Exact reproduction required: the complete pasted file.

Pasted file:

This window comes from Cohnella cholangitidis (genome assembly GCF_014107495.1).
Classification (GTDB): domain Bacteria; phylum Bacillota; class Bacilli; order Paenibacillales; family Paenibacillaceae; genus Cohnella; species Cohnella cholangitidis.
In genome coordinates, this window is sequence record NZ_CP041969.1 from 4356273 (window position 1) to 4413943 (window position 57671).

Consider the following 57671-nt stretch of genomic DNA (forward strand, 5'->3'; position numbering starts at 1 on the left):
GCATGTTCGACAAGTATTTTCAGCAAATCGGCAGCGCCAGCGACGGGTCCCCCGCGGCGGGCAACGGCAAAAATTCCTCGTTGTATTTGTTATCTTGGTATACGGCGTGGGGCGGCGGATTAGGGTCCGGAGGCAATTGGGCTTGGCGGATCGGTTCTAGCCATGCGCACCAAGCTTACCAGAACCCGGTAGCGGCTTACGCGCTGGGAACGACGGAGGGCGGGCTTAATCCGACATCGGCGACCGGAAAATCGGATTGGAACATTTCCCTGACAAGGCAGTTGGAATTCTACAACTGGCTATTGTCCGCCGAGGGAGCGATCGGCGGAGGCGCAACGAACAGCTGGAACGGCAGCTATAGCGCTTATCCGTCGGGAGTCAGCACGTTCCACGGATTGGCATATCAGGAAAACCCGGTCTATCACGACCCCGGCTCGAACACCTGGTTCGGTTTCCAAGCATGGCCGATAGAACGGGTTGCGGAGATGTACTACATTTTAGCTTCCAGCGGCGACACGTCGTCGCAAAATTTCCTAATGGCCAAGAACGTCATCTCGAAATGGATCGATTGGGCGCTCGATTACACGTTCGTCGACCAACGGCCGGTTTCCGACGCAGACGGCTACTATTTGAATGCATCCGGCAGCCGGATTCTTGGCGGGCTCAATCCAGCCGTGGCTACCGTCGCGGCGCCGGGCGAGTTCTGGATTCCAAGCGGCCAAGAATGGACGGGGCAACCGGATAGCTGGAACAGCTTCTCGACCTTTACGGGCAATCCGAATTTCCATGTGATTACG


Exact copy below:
This window comes from Cohnella cholangitidis (genome assembly GCF_014107495.1).
Classification (GTDB): domain Bacteria; phylum Bacillota; class Bacilli; order Paenibacillales; family Paenibacillaceae; genus Cohnella; species Cohnella cholangitidis.
In genome coordinates, this window is sequence record NZ_CP041969.1 from 4356273 (window position 1) to 4413943 (window position 57671).

Consider the following 57671-nt stretch of genomic DNA (forward strand, 5'->3'; position numbering starts at 1 on the left):
GCATGTTCGACAAGTATTTTCAGCAAATCGGCAGCGCCAGCGACGGGTCCCCCGCGGCGGGCAACGGCAAAAATTCCTCGTTGTATTTGTTATCTTGGTATACGGCGTGGGGCGGCGGATTAGGGTCCGGAGGCAATTGGGCTTGGCGGATCGGTTCTAGCCATGCGCACCAAGCTTACCAGAACCCGGTAGCGGCTTACGCGCTGGGAACGACGGAGGGCGGGCTTAATCCGACATCGGCGACCGGAAAATCGGATTGGAACATTTCCCTGACAAGGCAGTTGGAATTCTACAACTGGCTATTGTCCGCCGAGGGAGCGATCGGCGGAGGCGCAACGAACAGCTGGAACGGCAGCTATAGCGCTTATCCGTCGGGAGTCAGCACGTTCCACGGATTGGCATATCAGGAAAACCCGGTCTATCACGACCCCGGCTCGAACACCTGGTTCGGTTTCCAAGCATGGCCGATAGAACGGGTTGCGGAGATGTACTACATTTTAGCTTCCAGCGGCGACACGTCGTCGCAAAATTTCCTAATGGCCAAGAACGTCATCTCGAAATGGATCGATTGGGCGCTCGATTACACGTTCGTCGACCAACGGCCGGTTTCCGACGCAGACGGCTACTATTTGAATGCATCCGGCAGCCGGATTCTTGGCGGGCTCAATCCAGCCGTGGCTACCGTCGCGGCGCCGGGCGAGTTCTGGATTCCAAGCGGCCAAGAATGGACGGGGCAACCGGATAGCTGGAACAGCTTCTCGACCTTTACGGGCAATCCGAATTTCCATGTGATTACG